I have this error:

Exception thrown at 0x0108C6E9 in myprojectname.exe: 0xC0000005: Access violation reading location 0x00000028.

However, this only happens when I call a function from the base class via the derived class.

I need a pointer to the space object because my base class also needs that. I am not sure if this is needed.

This is how I call the functions of the base(Player) class:


The error message "Unable to read memory" happens in getter functions in a class that the base class needs(for example a pointer to the window).

Does anyone know what I am doing wrong?

I initialize that space pointer to my import class named Space, in every class of my project. The program works fine with those space pointers if I don't call the inherited stuff of Enemy class.


I found out that the object to the (very important) Space class, is NULL in the base class. The enemy class space object is not NULL, but the space object of the class it inherits from, is NULL. Does anyone know how an inherited pointer object can be NULL?

A picture to make it clearer:




#pragma once

class Space;
class Enemy : public Player{
    void updateEnemy();




#include "Space.h"
#include "Enemy.h"
#include "Player.h"
#include <iostream>

void Enemy::updateEnemy(){
    if (space == nullptr) {
        std::cout << "null"; //IT PRINTS NULL

A part of player.h (THE BASE CLASS)

class Space; //forward declaration
    void init(Space * s);
    Space * space;

A part of player.cpp

void Player::init(Space * s){ //INITIALIZING SPACE CLASS OBJECT
    space = s;
  • Please edit your question to show correct current code. What you posted had space lines commented out, but debugger output showed they were not commented out. Then your comments (on my answer) imply you removed one of those commented out lines and the other is not working. You are making me guess too much about what you actually tested.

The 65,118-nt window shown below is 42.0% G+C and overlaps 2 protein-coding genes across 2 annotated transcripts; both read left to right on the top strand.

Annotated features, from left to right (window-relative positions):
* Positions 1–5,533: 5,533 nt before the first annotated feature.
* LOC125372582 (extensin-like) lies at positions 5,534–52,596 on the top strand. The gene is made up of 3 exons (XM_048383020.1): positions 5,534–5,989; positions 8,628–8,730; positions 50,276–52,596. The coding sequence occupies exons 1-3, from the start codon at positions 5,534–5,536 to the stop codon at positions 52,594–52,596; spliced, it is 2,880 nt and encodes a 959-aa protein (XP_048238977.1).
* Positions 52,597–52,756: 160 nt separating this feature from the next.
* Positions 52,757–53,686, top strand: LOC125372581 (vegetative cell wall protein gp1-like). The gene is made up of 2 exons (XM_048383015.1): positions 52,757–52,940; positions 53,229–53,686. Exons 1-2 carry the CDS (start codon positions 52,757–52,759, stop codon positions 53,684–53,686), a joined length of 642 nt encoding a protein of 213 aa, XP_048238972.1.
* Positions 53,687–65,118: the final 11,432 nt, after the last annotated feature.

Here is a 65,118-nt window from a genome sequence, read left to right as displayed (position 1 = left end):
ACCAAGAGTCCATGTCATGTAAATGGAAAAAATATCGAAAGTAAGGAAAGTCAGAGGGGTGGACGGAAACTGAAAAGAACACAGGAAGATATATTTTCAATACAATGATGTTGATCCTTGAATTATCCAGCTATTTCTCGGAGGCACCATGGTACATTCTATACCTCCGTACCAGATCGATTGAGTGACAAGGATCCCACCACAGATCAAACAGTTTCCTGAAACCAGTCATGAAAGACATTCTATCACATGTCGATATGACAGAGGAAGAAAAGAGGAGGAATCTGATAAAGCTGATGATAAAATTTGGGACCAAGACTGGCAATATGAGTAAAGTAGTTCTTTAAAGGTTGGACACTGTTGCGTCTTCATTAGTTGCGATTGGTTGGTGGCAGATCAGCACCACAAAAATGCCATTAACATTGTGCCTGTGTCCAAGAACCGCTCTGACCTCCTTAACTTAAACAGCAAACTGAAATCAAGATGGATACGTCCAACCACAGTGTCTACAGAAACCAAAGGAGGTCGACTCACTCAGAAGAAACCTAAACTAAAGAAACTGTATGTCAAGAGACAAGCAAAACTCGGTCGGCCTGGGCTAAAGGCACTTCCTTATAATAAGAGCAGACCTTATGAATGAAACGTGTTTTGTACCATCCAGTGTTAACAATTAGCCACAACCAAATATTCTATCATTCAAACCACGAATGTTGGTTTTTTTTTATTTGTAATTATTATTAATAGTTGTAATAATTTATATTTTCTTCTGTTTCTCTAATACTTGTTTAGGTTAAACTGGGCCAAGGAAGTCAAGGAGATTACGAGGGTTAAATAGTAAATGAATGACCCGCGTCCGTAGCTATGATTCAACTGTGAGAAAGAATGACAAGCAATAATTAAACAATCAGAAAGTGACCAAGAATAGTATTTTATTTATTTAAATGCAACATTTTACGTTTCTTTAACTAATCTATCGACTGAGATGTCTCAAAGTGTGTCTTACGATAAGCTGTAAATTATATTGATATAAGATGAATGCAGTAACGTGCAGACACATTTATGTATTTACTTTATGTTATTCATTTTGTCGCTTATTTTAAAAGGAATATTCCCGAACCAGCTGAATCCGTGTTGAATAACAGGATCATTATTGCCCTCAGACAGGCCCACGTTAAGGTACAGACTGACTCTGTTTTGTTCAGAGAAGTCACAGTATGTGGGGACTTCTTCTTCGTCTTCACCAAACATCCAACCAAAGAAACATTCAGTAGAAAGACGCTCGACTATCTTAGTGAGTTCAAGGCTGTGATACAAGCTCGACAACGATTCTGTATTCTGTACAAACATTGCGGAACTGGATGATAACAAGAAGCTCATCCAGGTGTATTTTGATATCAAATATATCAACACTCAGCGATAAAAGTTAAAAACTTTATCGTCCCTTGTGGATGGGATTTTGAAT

– JSF
    Dec 8 '15 at 19:20
  • @JSF I edited my question with the current code.
    – CPP_Newb69
    Dec 8 '15 at 19:31
  • But you did not update that debug display, which still shows the two copies of space only one of which is zero. Assuming there is now only one copy and it is zero, then why wasn't Player::init called for Enemy. Do you also have an Enemy::init hiding it and missing the usual idiom of calling the hidden base class function?
    – JSF
    Dec 8 '15 at 20:39
  • @JSF No because I thought Enemy class would inherit Player class including the pointer object to Space class.
    – CPP_Newb69
    Dec 8 '15 at 20:50
  • So you seem to be saying you did not make the mistake of defining an incorrect Enemy::init function. So which point in your code was supposed to call Player::init for the Enemy object and why didn't that work? (You are still leaving out the critical details).
    – JSF
    Dec 8 '15 at 20:57

Both your Player object and your Enemy object declare a

Space * space;

So Enemy::space hides Player::space so when you init Enemy::space, Player::space remains zero.

It is almost certainly a mistake to declare another Space * space in the Enemy class. You should be using the one in the Player class. I expect the one in the Player class was private so you can't use it. But having another one doesn't fix that. Either change it from private to protected or make all accesses through an accessor function.

Edit: Wild guess, you want one Space * space shared by all instances of the Player class. To do that: Inside the definition of Player you have:

static Space * space;

and elsewhere outside the definition of Player (in some cpp file) you need:

Space* Player::space;
  • So I have to remove the Space * space; from Enemy class?
    – CPP_Newb69
    Dec 8 '15 at 19:01
  • Remove that from Enemy AND make the one in Player accessible to Enemy.
    – JSF
    Dec 8 '15 at 19:03
  • Did you remember to recompile? It would also help to post the relevant parts of the code, rather than make us deduce things about the code from the data in the debugger watch window. But since the problem was highlighted so well by what you posted in that watch window and you theoretically fixed that what does that window look like now?
    – JSF
    Dec 8 '15 at 19:14
  • I checked it, and the space object in the Player class accessd from the Enemy(derived) class is nullptr.
    – CPP_Newb69
    Dec 8 '15 at 19:16
  • Try - Add a std::cout of the 'this' pointer into the ctor of the two classes. Then figure out why one is null. (ctor not called?)
    – 2785528
    Dec 8 '15 at 20:40

Your Answer

By clicking “Post Your Answer”, you agree to our terms of service, privacy policy and cookie policy

Not the answer you're looking for? Browse other questions tagged or ask your own question.